Utilities: what we’re doing to secure you value for money

up close shot of electricity meter with numbers

If you live in a block, house or Independent Living scheme that has communal lighting and/or heating, or shared outdoor lighting that bpha supplies, you contribute towards the cost of the energy used. You do this either through a service charge, or by making payments to Switch2.

As you will know, the cost of living has increased significantly over the last year. Utilities in particular saw an unprecedented price hike. While we always do what we can to secure the best prices for you, we understand it’s more important now than ever and we’re committed to reducing the impact that higher costs might have on you in the future.

We work with an independent energy broker that monitors costs and advises us when a good rate is available. Our aim is to get you the best value we can. That has led to us securing a new fixed contract, which is in place from April 2024 until March 2025. This relates to energy supplied through bpha only.

The costs are below the domestic price cap. In the table below you can see the price in pence per kilowatt hour (kWh). One kilowatt hour is the amount of energy you would use if you kept a 1,000-watt appliance running for an hour.

What does that mean? According to EDF, this is how it works for a TV with a 500 W power rating (kW rating of 0.5).

  1. Multiply 0.5 by the time you spend watching the TV – say four hours a day. That means your 0.5 kW TV uses 2 kWh per day (0.5 x 4 = 2 kWh)
  2. If your electricity price per kWh is £0.34, your TV will cost £0.68 per day to run (2kWh x £0.34).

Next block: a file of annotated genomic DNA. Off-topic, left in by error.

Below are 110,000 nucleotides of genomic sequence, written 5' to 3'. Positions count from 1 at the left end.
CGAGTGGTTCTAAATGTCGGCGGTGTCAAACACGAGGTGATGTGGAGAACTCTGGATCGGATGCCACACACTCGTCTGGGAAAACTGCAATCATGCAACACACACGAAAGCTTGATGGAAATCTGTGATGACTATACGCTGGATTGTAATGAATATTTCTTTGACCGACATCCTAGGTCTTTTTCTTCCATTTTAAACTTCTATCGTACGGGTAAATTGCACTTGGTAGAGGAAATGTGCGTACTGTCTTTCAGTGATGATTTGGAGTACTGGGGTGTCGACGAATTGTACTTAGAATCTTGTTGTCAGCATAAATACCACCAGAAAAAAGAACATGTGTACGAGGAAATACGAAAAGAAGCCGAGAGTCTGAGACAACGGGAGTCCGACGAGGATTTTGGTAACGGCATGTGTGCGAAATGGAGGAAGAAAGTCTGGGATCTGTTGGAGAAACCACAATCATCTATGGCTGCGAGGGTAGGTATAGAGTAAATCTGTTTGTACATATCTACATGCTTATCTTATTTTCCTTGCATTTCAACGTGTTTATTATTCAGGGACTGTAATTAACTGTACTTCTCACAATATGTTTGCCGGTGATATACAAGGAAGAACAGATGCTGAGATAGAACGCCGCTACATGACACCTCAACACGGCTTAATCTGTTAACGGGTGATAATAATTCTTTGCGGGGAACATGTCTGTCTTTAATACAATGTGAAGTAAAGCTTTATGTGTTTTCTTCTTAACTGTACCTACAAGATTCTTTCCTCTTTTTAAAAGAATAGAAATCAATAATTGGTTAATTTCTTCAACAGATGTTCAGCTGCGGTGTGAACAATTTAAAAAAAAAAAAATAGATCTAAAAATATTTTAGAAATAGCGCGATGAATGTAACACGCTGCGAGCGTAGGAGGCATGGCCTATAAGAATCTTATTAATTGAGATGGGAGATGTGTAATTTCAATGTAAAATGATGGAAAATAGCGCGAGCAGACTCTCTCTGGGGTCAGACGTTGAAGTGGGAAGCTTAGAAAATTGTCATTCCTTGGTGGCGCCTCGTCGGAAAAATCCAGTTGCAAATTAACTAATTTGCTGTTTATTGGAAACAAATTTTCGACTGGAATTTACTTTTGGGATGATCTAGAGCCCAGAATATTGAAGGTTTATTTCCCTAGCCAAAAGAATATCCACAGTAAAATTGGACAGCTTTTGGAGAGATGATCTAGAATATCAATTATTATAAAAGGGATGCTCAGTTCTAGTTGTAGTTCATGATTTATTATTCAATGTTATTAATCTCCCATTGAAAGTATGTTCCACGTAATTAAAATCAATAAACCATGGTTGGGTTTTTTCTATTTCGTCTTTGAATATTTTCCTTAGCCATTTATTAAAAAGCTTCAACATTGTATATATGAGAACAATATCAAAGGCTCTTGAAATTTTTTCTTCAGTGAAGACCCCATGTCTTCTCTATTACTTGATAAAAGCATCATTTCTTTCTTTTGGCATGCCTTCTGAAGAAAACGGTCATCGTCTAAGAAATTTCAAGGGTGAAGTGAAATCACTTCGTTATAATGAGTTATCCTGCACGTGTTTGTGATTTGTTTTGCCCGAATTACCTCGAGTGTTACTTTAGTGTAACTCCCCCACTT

Gas Electricity
Consumer price cap April-Jun 23 9.85p 32.55p
Our contract price April 23-April 24 8.50p 36.48p
Consumer price cap Jul-Sept 23 7.18p 29.43p
Our contract price April 24-April 25 7.00p 29.01p

Prices exclude VAT and standing charge

If your usage stays the same, the energy part of your service charge could come down next April. If usage increases, then the costs could remain similar, or increase.

Keeping utility costs down typically means entering into a contract with a supplier for a fixed time period when there is a good price available – as we have just done. We usually fix once a year for 12 months. Committing to a fixed rate means unit costs are set; they don’t change until the contract finishes.

We’ve been advised by our energy broker, that, in the future, fixing for longer than 12 months could secure a better value contract, so this is something we’re considering.

The government has announced a new energy bills discount scheme (EBDS) for those on a heat network.  We have registered our heat networks and are awaiting to hear whether discounts are available for us. Any discounts that may apply will be passed on and we will contact you directly about this.

We will keep you up to date with progress on all of the above.

If you are concerned about your finances, you can also access our Money Advice webpage, or ask to be put in touch with our Money Advice Team when you contact us.